Middle East Equity House: EFG Hermes

IFR Awards 2023
5 min read
Tom Hill

Rubber stamped

The Middle East has become a major and consistent source of ECM activity in the wider EMEA region and competition between banks is increasing. For its ability to not only maintain reach but help open new markets and achieve the highest deal count, EFG Hermes is IFR's Middle East Equity House of the Year.

The Middle East has long been a notable source of ECM activity in EMEA, but international bank investment into the region has tended to be retraced some time later, due to a lack of consistency. However, for periods over the past couple of years ME activity has led the entire EMEA region.

IPO activity, led by Saudi Arabia and the UAE, has been exciting and successful – for issuers and investors – when in Europe new listings have lacked positivity and investors have regularly been punished for taking the risk of buying.

International banks are once again committing resources, while national champions are working to internationalise their offering.

EFG Hermes occupies what head of investment banking Mostafa Gad describes as a "sweet spot" between the research coverage and distribution of global banks and the market access of local banks given its presence across the region.

Unsurprisingly, given its broad reach, a key theme for the bank this year had been diversification both in types of deal and geography.

At the start of the year EFG reopened the Dubai market with the (Dh772.5m) US$210m listing of Al Ansari Financial Services, a deal notable as the first private sector deal of the year for the UAE, a country typically dominated by privatisations.

While private sector IPOs are expected to increase in the UAE they were already in full swing in Saudi Arabia where EFG served as global coordinator on the largest of these, the SR4.57bn (US$1.2bn) listing of drilling business ADES Holding, IFR's Middle East Equity Issue of the Year.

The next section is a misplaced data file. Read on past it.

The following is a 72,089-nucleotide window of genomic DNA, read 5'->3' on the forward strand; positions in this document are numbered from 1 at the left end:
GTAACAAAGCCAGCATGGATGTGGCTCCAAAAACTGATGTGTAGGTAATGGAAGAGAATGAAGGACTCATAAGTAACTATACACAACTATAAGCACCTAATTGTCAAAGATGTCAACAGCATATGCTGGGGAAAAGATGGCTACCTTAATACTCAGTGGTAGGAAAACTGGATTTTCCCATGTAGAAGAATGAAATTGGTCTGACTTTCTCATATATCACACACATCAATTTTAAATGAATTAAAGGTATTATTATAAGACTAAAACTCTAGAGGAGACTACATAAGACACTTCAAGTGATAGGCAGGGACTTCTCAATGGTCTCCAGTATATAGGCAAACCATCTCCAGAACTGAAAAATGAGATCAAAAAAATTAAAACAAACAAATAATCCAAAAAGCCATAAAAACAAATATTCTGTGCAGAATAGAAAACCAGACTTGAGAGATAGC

In addition to its size, ADES was notable for predominantly fundraising for the issuer, marking a return home having previously been listed on the London Stock Exchange and seeing investors move away from the typical focus on dividend yield and P/E towards more growth-oriented metrics.

Adnoc Logistics and Services had earlier used a mix of yield and EV/Ebitda for its IPO on which EFG was a joint bookrunner.

While much of the expansion of Middle East activity in recent years has focused on Saudi Arabia and the UAE these markets have slowed slightly compared to 2022 amid rising interest rates.

Despite this EFG has managed to maintain deal flow partly by its role in opening up wider markets.

Having in 2022 been mandated on Kuwait’s first IPO in five years, in 2023 the company has been closely involved with the evolution of Oman’s equity markets.

Following on from its involvement in the listing of the Pearl Real Estate Investment Fund in 2022, EFG was mandated on Oman’s two energy IPOs, Abraj and OQ Gas Networks.

Both attracted significant demand levels with OQGN setting a new record for the Muscat Stock Exchange with a deal size at OR297m (US$771.6m). EFG was the only bank on both offerings.

"Abraj was more of a pilot kind of IPO for them to understand what was going on," said Gad. "OQGN was the first one to come out of Oman actually accepting discretionary allocation out of the bookbuilding process and moving away from pro rata allocation. [That] was the big breakthrough on OQGN and has been successfully done. The regulator understands how it works, the framework has been approved so I think it laid a very important foundation for the upcoming pipeline.

"At the end of the day we not only concluded two successful IPOs but we developed a market for future IPOs."

According to Gad, EFG is currently in discussions with two Omani companies around 2024 listings.

As well as regional variety, diversity in size is also key and while EFG has been mandated on many of the region's biggest deals, including the Dh9.1bn IPO of Adnoc Gas, presence is maintained at both ends of the market, such as the SR1.09bn IPO of car hire business Lumi Rental led alongside Saudi Fransi.

"Anything below US$400m–$500m usually [global banks’] appetite is low so this gives us another area where there is volume," said Gad. "Whereas globals, unless there is something very important in terms of relationship, they just ignore it."

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